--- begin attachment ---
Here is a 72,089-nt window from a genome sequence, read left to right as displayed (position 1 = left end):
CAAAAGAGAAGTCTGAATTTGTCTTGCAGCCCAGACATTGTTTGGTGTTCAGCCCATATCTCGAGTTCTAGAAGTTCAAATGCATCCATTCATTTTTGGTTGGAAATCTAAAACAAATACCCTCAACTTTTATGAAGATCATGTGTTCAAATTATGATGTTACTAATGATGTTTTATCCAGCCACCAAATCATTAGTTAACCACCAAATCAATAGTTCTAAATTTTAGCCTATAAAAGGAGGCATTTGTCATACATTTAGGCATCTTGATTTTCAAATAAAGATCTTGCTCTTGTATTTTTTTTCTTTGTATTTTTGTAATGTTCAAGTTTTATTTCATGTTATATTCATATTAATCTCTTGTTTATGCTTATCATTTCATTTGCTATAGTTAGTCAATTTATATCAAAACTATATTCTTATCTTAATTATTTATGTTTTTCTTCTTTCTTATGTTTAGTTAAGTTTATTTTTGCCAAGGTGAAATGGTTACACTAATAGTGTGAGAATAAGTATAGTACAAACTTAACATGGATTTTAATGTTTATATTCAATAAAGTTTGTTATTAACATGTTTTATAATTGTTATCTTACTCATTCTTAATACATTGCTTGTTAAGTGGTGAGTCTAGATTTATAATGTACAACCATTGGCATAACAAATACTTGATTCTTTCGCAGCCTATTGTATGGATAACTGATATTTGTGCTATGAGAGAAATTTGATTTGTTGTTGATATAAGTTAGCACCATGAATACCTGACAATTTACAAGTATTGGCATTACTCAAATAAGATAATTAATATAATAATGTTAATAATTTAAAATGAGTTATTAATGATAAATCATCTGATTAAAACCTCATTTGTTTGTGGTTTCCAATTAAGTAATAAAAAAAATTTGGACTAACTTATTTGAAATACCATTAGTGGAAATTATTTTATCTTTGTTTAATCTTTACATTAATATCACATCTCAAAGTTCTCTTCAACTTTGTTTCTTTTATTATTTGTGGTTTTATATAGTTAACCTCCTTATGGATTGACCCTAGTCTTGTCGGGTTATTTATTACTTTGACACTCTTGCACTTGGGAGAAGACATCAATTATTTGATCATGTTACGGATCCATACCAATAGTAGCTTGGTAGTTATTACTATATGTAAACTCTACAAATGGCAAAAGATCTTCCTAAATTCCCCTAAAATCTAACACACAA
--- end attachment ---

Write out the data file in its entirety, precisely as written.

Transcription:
Here is a 72,089-nt window from a genome sequence, read left to right as displayed (position 1 = left end):
CAAAAGAGAAGTCTGAATTTGTCTTGCAGCCCAGACATTGTTTGGTGTTCAGCCCATATCTCGAGTTCTAGAAGTTCAAATGCATCCATTCATTTTTGGTTGGAAATCTAAAACAAATACCCTCAACTTTTATGAAGATCATGTGTTCAAATTATGATGTTACTAATGATGTTTTATCCAGCCACCAAATCATTAGTTAACCACCAAATCAATAGTTCTAAATTTTAGCCTATAAAAGGAGGCATTTGTCATACATTTAGGCATCTTGATTTTCAAATAAAGATCTTGCTCTTGTATTTTTTTTCTTTGTATTTTTGTAATGTTCAAGTTTTATTTCATGTTATATTCATATTAATCTCTTGTTTATGCTTATCATTTCATTTGCTATAGTTAGTCAATTTATATCAAAACTATATTCTTATCTTAATTATTTATGTTTTTCTTCTTTCTTATGTTTAGTTAAGTTTATTTTTGCCAAGGTGAAATGGTTACACTAATAGTGTGAGAATAAGTATAGTACAAACTTAACATGGATTTTAATGTTTATATTCAATAAAGTTTGTTATTAACATGTTTTATAATTGTTATCTTACTCATTCTTAATACATTGCTTGTTAAGTGGTGAGTCTAGATTTATAATGTACAACCATTGGCATAACAAATACTTGATTCTTTCGCAGCCTATTGTATGGATAACTGATATTTGTGCTATGAGAGAAATTTGATTTGTTGTTGATATAAGTTAGCACCATGAATACCTGACAATTTACAAGTATTGGCATTACTCAAATAAGATAATTAATATAATAATGTTAATAATTTAAAATGAGTTATTAATGATAAATCATCTGATTAAAACCTCATTTGTTTGTGGTTTCCAATTAAGTAATAAAAAAAATTTGGACTAACTTATTTGAAATACCATTAGTGGAAATTATTTTATCTTTGTTTAATCTTTACATTAATATCACATCTCAAAGTTCTCTTCAACTTTGTTTCTTTTATTATTTGTGGTTTTATATAGTTAACCTCCTTATGGATTGACCCTAGTCTTGTCGGGTTATTTATTACTTTGACACTCTTGCACTTGGGAGAAGACATCAATTATTTGATCATGTTACGGATCCATACCAATAGTAGCTTGGTAGTTATTACTATATGTAAACTCTACAAATGGCAAAAGATCTTCCTAAATTCCCCTAAAATCTAACACACAA